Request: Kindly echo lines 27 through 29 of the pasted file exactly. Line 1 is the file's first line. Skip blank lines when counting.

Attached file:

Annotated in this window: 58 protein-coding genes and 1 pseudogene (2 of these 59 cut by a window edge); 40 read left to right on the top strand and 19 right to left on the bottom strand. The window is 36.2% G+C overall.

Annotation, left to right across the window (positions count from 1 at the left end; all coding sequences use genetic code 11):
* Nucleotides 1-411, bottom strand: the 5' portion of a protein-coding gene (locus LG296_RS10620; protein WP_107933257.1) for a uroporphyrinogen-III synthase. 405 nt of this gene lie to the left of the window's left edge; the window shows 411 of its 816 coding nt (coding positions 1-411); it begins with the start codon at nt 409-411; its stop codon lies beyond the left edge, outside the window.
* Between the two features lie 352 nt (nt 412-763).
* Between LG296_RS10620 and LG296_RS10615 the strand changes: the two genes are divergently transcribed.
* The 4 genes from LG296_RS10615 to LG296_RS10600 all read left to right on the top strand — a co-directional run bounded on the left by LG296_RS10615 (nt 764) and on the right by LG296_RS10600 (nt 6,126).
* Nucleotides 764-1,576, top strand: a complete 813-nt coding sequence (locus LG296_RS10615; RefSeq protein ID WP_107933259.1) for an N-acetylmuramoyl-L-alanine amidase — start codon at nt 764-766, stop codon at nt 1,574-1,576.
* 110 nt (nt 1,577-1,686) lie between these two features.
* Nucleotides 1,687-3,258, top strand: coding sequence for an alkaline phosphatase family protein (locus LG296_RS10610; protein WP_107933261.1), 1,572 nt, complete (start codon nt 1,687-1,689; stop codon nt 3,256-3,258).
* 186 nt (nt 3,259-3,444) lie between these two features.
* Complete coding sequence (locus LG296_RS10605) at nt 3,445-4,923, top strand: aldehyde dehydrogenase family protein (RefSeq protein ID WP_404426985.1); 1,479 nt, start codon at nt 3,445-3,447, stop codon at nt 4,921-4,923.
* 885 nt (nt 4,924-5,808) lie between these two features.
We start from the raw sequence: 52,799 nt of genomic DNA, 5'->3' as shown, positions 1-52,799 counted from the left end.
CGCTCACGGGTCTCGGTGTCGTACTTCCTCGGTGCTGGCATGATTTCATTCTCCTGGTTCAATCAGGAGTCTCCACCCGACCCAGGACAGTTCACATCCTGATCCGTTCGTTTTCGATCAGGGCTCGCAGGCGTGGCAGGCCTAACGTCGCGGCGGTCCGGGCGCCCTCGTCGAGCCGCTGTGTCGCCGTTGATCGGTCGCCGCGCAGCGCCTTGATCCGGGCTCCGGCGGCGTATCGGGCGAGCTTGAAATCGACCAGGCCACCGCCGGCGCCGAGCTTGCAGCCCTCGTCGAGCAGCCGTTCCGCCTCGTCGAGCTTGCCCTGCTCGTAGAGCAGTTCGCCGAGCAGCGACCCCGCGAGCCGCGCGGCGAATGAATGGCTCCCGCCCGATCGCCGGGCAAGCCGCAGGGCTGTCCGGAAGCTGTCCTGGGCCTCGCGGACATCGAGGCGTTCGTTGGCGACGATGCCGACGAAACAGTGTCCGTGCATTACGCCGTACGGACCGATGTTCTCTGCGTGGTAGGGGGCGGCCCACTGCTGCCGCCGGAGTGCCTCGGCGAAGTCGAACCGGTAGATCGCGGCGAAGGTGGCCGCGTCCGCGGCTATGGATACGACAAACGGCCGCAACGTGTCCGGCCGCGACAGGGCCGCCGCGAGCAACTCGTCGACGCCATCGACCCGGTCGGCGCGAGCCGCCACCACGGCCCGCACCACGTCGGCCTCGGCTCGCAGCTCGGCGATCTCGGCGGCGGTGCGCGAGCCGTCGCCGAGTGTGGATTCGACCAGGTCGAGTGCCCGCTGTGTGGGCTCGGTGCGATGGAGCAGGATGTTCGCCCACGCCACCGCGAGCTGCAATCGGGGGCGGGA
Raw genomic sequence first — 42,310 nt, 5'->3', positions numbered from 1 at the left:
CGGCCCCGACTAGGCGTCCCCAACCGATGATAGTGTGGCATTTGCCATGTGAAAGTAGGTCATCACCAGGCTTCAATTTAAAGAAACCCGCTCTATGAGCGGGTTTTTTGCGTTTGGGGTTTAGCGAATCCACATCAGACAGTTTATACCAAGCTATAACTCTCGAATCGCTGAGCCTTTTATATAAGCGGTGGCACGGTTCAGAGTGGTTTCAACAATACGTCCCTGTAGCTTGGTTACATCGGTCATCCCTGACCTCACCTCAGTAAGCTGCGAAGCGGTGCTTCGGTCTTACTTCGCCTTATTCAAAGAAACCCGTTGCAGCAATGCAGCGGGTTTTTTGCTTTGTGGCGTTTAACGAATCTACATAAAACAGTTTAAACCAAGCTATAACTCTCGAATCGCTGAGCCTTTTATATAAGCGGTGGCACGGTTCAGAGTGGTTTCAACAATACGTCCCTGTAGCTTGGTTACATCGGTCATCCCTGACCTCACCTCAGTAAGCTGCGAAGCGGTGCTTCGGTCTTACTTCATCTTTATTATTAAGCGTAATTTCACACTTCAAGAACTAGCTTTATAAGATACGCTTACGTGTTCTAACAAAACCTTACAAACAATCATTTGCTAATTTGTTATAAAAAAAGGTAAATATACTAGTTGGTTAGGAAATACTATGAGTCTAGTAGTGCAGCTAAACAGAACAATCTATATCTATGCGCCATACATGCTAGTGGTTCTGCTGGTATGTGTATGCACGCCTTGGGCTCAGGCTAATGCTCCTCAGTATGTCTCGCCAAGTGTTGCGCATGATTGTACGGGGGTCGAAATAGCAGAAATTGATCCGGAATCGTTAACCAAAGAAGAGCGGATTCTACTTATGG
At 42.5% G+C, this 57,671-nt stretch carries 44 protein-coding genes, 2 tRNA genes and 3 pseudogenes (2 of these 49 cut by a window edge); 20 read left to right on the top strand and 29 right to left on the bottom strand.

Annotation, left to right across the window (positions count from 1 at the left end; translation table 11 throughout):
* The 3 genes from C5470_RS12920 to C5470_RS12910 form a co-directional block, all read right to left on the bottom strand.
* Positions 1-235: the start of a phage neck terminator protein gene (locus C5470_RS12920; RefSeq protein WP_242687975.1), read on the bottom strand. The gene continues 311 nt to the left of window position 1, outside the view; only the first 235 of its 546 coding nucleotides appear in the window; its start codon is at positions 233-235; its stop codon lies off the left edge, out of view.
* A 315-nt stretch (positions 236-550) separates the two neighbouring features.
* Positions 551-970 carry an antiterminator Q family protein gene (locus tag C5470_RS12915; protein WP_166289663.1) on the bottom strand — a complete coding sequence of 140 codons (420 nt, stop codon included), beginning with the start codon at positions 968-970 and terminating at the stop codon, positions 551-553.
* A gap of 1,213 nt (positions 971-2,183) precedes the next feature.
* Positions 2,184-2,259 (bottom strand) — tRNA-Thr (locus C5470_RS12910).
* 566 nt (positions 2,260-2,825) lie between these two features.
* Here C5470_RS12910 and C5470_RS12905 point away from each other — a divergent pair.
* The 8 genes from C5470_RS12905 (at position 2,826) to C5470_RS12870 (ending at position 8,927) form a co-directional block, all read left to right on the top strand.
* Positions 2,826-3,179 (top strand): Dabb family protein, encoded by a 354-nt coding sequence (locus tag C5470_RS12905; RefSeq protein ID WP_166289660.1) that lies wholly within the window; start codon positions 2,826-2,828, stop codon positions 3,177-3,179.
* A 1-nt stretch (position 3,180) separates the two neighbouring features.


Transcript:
* The 8 genes from C5470_RS12905 (at position 2,826) to C5470_RS12870 (ending at position 8,927) form a co-directional block, all read left to right on the top strand.
* Positions 2,826-3,179 (top strand): Dabb family protein, encoded by a 354-nt coding sequence (locus tag C5470_RS12905; RefSeq protein ID WP_166289660.1) that lies wholly within the window; start codon positions 2,826-2,828, stop codon positions 3,177-3,179.
* A 1-nt stretch (position 3,180) separates the two neighbouring features.